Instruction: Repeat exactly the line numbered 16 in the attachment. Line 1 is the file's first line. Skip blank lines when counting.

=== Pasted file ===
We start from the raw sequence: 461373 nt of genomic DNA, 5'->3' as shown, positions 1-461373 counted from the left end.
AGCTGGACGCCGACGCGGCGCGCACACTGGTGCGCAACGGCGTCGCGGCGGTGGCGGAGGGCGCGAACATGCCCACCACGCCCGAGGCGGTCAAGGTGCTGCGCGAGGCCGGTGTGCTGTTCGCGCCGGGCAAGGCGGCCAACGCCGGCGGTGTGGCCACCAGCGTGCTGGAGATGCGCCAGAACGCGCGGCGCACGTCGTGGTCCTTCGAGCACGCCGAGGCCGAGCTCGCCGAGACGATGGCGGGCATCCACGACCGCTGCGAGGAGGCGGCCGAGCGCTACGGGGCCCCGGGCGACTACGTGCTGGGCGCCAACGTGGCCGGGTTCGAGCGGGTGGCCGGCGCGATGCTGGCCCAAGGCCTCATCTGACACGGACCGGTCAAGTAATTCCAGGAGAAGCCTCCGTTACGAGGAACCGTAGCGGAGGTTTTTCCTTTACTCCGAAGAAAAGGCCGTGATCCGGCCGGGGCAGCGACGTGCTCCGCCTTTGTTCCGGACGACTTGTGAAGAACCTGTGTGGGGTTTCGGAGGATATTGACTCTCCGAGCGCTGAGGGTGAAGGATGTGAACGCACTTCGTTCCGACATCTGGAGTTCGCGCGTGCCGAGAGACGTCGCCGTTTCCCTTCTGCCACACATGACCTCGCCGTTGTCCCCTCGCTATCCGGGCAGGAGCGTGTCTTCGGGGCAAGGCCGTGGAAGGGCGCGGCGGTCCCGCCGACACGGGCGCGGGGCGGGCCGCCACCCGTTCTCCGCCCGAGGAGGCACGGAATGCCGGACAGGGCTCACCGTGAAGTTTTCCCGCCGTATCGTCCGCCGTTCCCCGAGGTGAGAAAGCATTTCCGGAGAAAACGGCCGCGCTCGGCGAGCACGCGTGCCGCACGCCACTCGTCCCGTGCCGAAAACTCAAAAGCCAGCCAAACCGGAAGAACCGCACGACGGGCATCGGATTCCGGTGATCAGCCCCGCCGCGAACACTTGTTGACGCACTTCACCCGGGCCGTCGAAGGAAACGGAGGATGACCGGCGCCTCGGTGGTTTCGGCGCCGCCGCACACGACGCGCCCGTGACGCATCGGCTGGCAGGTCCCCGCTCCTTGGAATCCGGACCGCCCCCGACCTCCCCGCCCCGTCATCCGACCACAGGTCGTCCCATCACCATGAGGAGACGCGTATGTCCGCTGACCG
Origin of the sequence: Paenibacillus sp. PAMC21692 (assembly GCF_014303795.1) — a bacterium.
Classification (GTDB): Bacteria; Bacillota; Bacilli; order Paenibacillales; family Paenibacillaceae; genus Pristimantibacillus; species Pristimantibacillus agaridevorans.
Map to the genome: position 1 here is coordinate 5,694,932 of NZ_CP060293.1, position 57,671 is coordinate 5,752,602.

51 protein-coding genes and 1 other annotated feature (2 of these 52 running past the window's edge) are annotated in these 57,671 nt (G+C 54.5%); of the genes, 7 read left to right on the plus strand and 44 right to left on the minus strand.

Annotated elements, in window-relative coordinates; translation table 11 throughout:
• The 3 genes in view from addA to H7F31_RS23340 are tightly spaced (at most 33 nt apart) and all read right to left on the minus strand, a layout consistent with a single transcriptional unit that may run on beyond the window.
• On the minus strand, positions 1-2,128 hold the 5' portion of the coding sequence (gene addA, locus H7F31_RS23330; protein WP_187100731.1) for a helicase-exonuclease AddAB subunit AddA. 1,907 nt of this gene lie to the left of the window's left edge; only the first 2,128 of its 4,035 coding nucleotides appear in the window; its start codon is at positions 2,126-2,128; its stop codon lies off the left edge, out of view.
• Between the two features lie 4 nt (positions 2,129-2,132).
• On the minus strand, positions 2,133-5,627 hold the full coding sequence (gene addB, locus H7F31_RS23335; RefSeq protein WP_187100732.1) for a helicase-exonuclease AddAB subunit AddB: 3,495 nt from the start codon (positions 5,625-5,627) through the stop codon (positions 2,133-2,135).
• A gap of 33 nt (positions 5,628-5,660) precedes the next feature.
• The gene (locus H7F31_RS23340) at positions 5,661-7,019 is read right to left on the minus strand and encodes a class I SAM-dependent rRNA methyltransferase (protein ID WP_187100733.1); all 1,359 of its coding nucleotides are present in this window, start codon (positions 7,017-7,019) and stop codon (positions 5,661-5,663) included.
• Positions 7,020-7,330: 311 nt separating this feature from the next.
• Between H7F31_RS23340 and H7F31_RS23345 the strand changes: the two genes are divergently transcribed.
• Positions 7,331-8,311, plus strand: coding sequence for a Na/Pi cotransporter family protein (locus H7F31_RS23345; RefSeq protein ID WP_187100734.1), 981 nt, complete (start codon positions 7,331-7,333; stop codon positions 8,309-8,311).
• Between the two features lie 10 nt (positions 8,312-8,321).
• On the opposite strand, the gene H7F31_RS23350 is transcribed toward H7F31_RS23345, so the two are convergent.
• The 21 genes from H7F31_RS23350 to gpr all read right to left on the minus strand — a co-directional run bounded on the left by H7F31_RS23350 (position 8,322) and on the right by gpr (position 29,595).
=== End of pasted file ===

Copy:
• Positions 7,331-8,311, plus strand: coding sequence for a Na/Pi cotransporter family protein (locus H7F31_RS23345; RefSeq protein ID WP_187100734.1), 981 nt, complete (start codon positions 7,331-7,333; stop codon positions 8,309-8,311).